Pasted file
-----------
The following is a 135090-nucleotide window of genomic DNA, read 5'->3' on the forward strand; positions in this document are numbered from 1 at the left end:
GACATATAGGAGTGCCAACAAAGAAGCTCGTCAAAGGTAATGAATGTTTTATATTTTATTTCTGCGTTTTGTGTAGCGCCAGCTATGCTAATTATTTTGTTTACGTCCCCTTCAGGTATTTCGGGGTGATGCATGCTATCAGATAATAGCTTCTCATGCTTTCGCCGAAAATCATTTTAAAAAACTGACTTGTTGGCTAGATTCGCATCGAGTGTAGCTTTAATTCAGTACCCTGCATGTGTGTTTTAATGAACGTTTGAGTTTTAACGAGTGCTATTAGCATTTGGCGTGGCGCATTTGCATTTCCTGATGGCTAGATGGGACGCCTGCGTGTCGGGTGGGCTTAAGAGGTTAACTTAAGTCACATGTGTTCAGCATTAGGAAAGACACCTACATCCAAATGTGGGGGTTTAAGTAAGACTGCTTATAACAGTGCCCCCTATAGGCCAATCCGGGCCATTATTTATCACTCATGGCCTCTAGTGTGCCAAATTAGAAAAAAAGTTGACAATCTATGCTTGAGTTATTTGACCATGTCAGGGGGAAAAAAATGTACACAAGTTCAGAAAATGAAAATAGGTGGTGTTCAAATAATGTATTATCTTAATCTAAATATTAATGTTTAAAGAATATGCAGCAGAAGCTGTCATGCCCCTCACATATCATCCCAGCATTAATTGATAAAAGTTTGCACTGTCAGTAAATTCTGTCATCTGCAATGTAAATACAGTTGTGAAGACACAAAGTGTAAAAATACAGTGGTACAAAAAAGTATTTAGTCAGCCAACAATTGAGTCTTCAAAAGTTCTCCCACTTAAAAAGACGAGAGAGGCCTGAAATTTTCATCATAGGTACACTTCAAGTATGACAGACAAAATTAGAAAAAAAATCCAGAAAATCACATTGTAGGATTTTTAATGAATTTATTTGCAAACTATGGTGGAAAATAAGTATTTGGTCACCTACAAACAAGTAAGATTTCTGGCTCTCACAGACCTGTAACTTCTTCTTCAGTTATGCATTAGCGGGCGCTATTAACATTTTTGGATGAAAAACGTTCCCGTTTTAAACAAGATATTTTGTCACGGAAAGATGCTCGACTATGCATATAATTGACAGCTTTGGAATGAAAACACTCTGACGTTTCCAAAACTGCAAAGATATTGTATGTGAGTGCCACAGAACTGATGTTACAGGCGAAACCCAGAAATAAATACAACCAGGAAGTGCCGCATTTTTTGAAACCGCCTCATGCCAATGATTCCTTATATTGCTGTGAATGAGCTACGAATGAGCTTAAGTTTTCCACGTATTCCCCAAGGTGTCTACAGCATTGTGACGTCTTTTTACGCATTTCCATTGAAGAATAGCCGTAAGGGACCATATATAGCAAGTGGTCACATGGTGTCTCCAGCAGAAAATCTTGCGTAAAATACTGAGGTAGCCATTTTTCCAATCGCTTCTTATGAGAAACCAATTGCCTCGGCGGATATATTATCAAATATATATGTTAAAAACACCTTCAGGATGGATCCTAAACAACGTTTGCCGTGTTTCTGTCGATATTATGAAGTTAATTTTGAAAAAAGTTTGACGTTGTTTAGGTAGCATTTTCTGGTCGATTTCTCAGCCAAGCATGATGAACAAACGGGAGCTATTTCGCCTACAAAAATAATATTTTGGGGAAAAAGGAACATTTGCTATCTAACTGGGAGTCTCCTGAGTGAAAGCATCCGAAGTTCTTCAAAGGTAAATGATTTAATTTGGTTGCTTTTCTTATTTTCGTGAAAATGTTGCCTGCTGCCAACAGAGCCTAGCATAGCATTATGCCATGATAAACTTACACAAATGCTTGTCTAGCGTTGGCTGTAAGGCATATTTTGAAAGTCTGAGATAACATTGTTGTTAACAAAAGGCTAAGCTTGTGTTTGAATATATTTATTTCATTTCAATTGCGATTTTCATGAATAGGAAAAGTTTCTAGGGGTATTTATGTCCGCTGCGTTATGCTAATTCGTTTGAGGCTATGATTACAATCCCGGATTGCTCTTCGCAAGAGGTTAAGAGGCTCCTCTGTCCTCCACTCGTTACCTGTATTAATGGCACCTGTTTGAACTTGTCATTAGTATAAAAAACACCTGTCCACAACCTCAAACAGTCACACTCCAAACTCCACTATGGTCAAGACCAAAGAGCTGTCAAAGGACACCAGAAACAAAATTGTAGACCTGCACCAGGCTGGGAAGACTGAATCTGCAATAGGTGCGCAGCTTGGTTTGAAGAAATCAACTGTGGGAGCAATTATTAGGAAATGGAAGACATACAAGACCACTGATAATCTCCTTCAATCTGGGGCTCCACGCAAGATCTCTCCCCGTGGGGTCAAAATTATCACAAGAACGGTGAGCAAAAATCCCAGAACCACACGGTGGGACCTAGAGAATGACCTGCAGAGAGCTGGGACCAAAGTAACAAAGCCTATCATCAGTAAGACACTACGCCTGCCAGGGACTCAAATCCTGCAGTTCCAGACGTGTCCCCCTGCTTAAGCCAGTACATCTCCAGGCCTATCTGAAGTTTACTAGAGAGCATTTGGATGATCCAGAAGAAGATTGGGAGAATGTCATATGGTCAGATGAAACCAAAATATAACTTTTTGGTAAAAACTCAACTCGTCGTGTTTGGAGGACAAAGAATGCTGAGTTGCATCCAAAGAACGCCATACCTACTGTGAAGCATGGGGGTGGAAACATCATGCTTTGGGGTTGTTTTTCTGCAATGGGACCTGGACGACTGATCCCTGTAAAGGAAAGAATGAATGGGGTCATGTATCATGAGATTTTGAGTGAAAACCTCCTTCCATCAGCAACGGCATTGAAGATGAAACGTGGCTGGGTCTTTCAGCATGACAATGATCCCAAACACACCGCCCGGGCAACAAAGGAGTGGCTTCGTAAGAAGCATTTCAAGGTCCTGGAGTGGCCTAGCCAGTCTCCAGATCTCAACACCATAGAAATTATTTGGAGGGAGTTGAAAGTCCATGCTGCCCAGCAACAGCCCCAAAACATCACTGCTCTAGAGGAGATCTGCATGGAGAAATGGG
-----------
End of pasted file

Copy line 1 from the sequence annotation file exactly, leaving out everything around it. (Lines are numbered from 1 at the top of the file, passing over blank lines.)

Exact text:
The following is a 135090-nucleotide window of genomic DNA, read 5'->3' on the forward strand; positions in this document are numbered from 1 at the left end: